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14th World Nephrology Conference

Melbourne, Australia

Punit Gupta

Punit Gupta

J.N.M. Medical College, India

Title: A Study of infection related complications in Renal Failure patients on Hemodialysis from developing countries


Biography: Punit Gupta


Aims :  this study was done to know the  incidence of infections and sepsis in hemodialysis patients,  also the risk factors and bacteria, commonly associated with CVC infection in hemodialysis patients.

Methods : We conducted a prospective study in (Nephrology unit) at Dr. B.R.A.M. Hospital  Raipur in a total 100 patients.  Prospective surveillance for hemodialysis catheter related blood stream infections (CRBSI) was performed in all hundred patients in whom CVC was the access. Blood culture and Maki’s semi‐quantitative method for catheter tip were used for processing.

Results : In the study group of a total of 100 patients, 35 patients suffered from septicemia whose blood culture was found to be positive for gram positive cocci and gram negative bacilli and they had signs and symptoms of sepsis. All patients had sepsis secondary to catheter related blood stream infection. Out of 35 patients, 34 patients were chronic kidney disease and one suffered from Acute Kidney Injury. The maximum number of patients were in age group more than 45 years with male preponderance.  (11%) patients suffered from urinary tract infection, 35 patients (15%) had CRBSI (Catheter related Blood Stream Infection) and 2 (2%) had pneumonia. 40% patients were diabetic. 92% cases in our study group with sepsis had moderate anemia (<11gm%). Gram positive cocci (Staphylococcus aureus) was most common organism found in blood of 80% patients of renal failure on haemodialysis with sepsis and E.coli, Acinectobacter and Candida was found  6.66%, 6.67%, 6.67% respectively. Incidence of sepsis was high with femoral vein (66.67%) usage and prolonged hemodialysis. Serum Phosphorus level was high in 73.33% patients and CRP was raised in all 15 patients with sepsis. Hypoalbuminemia (Serum Albumin level < 3.4 gm/dl) was associated with sepsis in 60% cases. Most of the patients were euthyroid.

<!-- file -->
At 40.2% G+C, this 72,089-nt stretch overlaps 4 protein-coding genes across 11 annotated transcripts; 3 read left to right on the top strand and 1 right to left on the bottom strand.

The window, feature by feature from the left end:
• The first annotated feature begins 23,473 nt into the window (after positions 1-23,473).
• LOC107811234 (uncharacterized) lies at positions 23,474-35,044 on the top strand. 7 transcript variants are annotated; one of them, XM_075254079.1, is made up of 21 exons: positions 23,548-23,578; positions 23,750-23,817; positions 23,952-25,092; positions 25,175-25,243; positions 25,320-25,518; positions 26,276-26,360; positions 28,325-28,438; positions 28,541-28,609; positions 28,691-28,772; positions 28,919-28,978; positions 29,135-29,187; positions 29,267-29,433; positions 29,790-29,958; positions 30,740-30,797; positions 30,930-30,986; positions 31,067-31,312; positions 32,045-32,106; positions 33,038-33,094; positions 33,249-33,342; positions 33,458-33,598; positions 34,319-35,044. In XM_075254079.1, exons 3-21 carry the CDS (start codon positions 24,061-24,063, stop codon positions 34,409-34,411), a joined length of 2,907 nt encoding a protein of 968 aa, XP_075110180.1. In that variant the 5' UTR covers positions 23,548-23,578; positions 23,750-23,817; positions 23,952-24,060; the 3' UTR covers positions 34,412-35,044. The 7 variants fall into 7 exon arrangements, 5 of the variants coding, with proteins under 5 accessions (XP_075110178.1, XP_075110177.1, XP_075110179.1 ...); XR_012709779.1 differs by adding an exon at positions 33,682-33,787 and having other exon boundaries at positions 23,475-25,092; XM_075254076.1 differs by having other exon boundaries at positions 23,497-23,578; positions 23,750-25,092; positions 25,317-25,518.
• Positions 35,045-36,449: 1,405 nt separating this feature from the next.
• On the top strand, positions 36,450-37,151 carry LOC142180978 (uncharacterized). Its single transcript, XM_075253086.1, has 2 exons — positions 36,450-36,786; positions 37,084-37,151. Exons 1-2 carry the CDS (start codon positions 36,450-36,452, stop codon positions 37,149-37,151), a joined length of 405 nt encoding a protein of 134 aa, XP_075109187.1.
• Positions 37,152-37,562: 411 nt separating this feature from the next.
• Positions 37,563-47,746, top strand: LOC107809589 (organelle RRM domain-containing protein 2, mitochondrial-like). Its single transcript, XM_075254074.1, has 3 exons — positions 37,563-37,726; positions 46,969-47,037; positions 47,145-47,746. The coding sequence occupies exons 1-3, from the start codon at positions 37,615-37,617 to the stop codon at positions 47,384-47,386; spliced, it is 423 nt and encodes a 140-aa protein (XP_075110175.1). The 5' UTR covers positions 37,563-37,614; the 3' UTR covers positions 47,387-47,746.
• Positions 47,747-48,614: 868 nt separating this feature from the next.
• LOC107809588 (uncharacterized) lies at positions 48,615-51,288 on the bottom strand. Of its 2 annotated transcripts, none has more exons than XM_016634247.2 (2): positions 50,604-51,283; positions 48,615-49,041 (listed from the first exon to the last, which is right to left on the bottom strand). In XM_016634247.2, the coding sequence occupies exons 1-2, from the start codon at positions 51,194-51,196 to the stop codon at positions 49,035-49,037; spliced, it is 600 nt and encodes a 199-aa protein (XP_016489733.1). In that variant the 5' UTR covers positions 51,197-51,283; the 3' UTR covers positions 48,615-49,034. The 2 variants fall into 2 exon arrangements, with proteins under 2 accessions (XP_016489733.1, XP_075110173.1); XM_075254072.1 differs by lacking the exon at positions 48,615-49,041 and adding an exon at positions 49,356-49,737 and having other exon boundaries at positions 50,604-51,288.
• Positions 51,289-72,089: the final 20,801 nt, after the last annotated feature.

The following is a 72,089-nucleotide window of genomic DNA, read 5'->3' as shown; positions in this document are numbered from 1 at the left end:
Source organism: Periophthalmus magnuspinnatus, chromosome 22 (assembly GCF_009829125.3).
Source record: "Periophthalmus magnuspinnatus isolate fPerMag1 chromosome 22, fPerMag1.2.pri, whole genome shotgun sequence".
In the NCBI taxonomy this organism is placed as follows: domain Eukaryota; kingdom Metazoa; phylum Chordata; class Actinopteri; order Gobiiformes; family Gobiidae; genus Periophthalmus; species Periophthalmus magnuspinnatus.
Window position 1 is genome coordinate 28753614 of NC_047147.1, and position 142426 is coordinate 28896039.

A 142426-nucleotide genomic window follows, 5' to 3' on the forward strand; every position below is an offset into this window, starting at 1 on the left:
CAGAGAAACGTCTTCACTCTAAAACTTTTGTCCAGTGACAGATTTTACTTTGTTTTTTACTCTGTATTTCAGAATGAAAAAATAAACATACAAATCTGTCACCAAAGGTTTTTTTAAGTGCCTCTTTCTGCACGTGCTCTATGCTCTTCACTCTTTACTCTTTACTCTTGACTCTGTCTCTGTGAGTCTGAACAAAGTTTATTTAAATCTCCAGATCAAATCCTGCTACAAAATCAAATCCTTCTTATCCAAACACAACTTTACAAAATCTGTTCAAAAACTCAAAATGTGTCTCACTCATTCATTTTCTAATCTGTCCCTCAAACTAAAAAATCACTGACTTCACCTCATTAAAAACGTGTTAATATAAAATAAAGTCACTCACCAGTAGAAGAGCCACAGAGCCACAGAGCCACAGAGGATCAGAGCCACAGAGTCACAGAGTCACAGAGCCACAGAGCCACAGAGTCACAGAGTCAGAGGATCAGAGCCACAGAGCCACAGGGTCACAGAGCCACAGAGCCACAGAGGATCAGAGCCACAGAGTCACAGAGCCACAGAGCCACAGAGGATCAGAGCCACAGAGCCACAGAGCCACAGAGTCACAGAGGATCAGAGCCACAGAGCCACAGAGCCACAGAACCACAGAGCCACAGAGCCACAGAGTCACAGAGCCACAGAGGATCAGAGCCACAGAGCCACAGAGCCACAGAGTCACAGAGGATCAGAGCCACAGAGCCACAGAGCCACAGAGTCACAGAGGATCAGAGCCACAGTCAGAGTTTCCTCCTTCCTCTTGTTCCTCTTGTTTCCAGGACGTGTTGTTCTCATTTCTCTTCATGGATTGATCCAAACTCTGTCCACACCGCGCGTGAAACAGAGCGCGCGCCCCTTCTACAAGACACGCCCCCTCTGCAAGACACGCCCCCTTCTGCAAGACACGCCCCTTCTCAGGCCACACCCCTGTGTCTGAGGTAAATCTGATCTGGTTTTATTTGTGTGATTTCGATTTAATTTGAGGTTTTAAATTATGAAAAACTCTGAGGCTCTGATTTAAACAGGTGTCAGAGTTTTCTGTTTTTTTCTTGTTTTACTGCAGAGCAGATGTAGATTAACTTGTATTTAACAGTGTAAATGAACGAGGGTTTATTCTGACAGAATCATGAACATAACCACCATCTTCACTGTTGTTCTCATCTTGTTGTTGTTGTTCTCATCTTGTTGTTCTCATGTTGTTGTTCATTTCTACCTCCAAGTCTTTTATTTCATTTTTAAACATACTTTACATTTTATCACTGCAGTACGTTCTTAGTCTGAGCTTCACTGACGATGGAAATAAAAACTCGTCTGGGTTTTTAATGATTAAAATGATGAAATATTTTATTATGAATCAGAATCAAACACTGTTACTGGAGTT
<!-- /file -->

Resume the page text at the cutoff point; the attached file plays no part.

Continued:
Conclusion: As incidence of renal failure requiring hemodialysis increases and accordingly use of vascular access to deliver haemodialysis therapy has increased. The patient requiring haemodialysis are prone to infections because of risk factors like advanced age, male sex, diabetes, anemia, hypoalbuminemia, hyperphosphatemia and prolonged duration of hemodialysis.The site of vascular access is an important risk factor for development of sepsis. Gram positive cocci(S. aureus) is the commonest cause of sepsis. Prevention of CRBSI by encouraging AV Fistula, minimizing the use of CVCs, use of preventive measures for s. aureus cariers and aggressive management of hyperphosphatemia with phosphate binding agents can reduce incidence of CRBSI.